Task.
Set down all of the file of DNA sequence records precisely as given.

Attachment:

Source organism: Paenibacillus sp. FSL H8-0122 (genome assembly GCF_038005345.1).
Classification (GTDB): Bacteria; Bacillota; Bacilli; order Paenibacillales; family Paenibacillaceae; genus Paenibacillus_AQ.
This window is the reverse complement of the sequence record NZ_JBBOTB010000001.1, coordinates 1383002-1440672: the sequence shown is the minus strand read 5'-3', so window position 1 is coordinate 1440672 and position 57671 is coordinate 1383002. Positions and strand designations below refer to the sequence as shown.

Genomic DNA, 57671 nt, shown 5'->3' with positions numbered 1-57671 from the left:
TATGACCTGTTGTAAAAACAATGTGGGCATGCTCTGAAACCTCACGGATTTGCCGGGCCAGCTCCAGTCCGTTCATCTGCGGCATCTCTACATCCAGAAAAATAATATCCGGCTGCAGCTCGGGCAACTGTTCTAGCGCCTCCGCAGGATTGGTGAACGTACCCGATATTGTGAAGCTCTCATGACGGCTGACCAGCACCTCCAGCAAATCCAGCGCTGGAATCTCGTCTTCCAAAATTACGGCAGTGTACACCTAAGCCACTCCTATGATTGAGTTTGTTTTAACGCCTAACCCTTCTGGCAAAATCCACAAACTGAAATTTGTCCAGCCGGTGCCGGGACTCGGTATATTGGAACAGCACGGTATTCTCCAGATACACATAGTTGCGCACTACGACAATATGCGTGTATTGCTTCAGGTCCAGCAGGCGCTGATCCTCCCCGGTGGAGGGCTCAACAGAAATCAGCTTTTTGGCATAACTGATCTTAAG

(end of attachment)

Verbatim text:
Source organism: Paenibacillus sp. FSL H8-0122 (genome assembly GCF_038005345.1).
Classification (GTDB): Bacteria; Bacillota; Bacilli; order Paenibacillales; family Paenibacillaceae; genus Paenibacillus_AQ.
This window is the reverse complement of the sequence record NZ_JBBOTB010000001.1, coordinates 1383002-1440672: the sequence shown is the minus strand read 5'-3', so window position 1 is coordinate 1440672 and position 57671 is coordinate 1383002. Positions and strand designations below refer to the sequence as shown.

Genomic DNA, 57671 nt, shown 5'->3' with positions numbered 1-57671 from the left:
TATGACCTGTTGTAAAAACAATGTGGGCATGCTCTGAAACCTCACGGATTTGCCGGGCCAGCTCCAGTCCGTTCATCTGCGGCATCTCTACATCCAGAAAAATAATATCCGGCTGCAGCTCGGGCAACTGTTCTAGCGCCTCCGCAGGATTGGTGAACGTACCCGATATTGTGAAGCTCTCATGACGGCTGACCAGCACCTCCAGCAAATCCAGCGCTGGAATCTCGTCTTCCAAAATTACGGCAGTGTACACCTAAGCCACTCCTATGATTGAGTTTGTTTTAACGCCTAACCCTTCTGGCAAAATCCACAAACTGAAATTTGTCCAGCCGGTGCCGGGACTCGGTATATTGGAACAGCACGGTATTCTCCAGATACACATAGTTGCGCACTACGACAATATGCGTGTATTGCTTCAGGTCCAGCAGGCGCTGATCCTCCCCGGTGGAGGGCTCAACAGAAATCAGCTTTTTGGCATAACTGATCTTAAG